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Friday, 18 January 2013 0

This site documents our embedded systems project 'LaserBots' from design right through to implementation and testing.

For this project we proposed two Arduino powered robots controlled through iPads, with a 'Games Master' running on another machine (initially a Raspberry Pi).  The players could then fire lasers at the other's robot, with that robot detecting and updating scores accordingly.


See the technical manual below for how we designed and implemented the project within the time-frame  and the user manual for how to play the game.

LaserBots: User Manual

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The year is 2067. Health and Safety regulations have gone too far. Sport has been outlawed . To satisfy the entertainment needs of the people, robots have been created to fight one another. They have been built with family-friendly lasers. They hunt out the opponent and blast them away with their laser. Skill is everything. Failure is not an option. LaserBots - be entertained. 

(Rated PG. Ages 8+). 

OBJECTIVE OF THE GAME

The objective of LaserBots is to shoot the opponent robot and be the first to get to a score of 50.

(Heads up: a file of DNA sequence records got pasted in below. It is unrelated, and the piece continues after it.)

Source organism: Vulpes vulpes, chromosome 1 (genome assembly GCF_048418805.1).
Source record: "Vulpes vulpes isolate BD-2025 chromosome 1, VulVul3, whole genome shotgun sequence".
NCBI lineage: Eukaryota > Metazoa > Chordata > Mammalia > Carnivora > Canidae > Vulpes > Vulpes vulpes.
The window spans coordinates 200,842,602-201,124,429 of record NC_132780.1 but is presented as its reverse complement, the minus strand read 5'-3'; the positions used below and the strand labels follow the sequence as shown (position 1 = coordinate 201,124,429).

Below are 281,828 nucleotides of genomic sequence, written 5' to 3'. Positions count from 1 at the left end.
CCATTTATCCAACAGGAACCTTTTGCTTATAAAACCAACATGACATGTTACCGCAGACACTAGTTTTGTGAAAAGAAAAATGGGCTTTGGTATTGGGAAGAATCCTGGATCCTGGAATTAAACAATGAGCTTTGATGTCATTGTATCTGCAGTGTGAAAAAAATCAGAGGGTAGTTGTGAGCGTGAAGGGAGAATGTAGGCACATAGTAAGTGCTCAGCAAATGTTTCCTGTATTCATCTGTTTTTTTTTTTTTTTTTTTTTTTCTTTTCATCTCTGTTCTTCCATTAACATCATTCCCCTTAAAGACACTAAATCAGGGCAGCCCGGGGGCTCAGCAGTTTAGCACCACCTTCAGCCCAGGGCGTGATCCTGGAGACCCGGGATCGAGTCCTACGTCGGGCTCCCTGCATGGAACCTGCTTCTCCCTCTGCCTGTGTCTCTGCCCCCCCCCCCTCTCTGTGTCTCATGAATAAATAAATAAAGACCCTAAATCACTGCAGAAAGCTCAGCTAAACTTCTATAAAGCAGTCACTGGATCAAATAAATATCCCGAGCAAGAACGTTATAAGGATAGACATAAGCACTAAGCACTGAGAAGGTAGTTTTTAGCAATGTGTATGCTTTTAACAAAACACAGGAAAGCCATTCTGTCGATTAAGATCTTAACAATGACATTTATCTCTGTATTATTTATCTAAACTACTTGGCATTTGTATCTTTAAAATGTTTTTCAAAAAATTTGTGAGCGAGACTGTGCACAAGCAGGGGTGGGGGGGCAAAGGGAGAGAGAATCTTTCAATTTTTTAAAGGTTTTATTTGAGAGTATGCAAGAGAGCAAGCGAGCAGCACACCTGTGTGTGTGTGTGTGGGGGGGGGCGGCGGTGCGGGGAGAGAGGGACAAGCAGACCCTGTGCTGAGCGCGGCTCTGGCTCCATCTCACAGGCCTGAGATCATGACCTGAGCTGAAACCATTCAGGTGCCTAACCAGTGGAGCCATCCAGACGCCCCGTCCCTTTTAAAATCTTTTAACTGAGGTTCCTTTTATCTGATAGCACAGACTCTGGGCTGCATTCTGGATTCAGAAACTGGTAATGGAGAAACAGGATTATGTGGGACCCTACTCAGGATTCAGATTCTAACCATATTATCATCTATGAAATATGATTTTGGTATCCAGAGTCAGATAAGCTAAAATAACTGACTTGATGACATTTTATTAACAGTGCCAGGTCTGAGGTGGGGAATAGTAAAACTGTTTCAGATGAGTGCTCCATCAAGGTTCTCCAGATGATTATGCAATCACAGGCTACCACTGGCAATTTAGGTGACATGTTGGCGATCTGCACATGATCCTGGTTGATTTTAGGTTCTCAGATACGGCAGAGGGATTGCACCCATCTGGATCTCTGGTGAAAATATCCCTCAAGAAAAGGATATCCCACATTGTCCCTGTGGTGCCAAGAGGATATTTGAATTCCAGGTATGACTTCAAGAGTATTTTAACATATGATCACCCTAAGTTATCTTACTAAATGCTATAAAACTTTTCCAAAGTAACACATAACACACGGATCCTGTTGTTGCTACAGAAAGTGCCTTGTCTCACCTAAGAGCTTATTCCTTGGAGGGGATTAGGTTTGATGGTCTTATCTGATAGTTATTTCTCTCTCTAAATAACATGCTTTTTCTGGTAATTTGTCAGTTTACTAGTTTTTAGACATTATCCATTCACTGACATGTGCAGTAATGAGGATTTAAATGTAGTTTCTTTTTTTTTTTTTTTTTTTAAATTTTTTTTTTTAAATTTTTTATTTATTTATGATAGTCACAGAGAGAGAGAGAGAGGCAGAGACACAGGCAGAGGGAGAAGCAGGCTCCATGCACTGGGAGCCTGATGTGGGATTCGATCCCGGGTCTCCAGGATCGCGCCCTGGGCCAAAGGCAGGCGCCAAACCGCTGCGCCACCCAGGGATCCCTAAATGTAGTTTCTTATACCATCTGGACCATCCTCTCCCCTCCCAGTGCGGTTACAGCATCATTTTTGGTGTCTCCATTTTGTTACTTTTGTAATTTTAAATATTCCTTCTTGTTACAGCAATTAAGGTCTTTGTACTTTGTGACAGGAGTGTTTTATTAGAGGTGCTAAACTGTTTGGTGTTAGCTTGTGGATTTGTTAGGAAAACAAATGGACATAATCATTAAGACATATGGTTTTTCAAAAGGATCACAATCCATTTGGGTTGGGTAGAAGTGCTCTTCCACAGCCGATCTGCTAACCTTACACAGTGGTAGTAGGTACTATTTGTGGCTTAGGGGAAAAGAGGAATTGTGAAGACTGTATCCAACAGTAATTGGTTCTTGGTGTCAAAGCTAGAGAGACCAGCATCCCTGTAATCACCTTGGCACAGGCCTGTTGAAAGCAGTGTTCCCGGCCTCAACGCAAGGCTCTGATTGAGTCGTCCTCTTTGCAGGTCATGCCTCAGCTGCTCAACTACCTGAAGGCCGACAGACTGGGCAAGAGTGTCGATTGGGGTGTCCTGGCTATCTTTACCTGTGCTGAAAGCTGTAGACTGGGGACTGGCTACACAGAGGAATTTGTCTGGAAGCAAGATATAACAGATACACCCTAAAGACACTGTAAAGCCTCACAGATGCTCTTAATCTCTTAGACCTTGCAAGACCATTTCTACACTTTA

PLAYERS

Currently, LaserBots is for two players. However, in the future, targets could be made and sold with the game so that the game could be for one player. To increase the number of players in the future, more XBees will need to be setup and added to the circle network. 

Technical Manual

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This page contains links to all technical information about the system, along with problems encountered with the original design and future improvements to the system.

Firing Device and Detection

Aiming

Communications

Human Computer Interfaces

Conclusion

Future Work

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A specific Raspberry Pi camera has been developed which interfaces directly with the GPU, which would improve it's performance, however these have not been put into production yet.  It has been suggested that using the VoIP service Skype for the video streaming would work as a simple solution.  Each robot would have a mobile device attached to it, and the user would run a video call from it.

To fix the motors causing interrupts issue, it has been suggested to use smoothing capacitors to reduce the current spike and resulting voltage dips.  Another solution would be to disable interrupts from being triggered while the robot is driving, or changing the interrupts from falling to rising edge could also solve the problem.

At the moment the PCB has to be removed to change the batteries (which is fairly often with cheap batteries) , this is not an ideal solution.  Large PCB spacers could be mounted in the chassis and drilled through the PCB. so that it is mounted high enough that the batteries can be removed without removing the PCB.  On a similar note, the PCB should be redesigned with the correct size of Molex connectors, so that the connections can be neater and more robust.

As discussed earlier, more work will be done on accessing the serial port through Processing on the Raspberry Pi, this will allow the games master GUI to be run on a much cheaper machine.

Problems with Design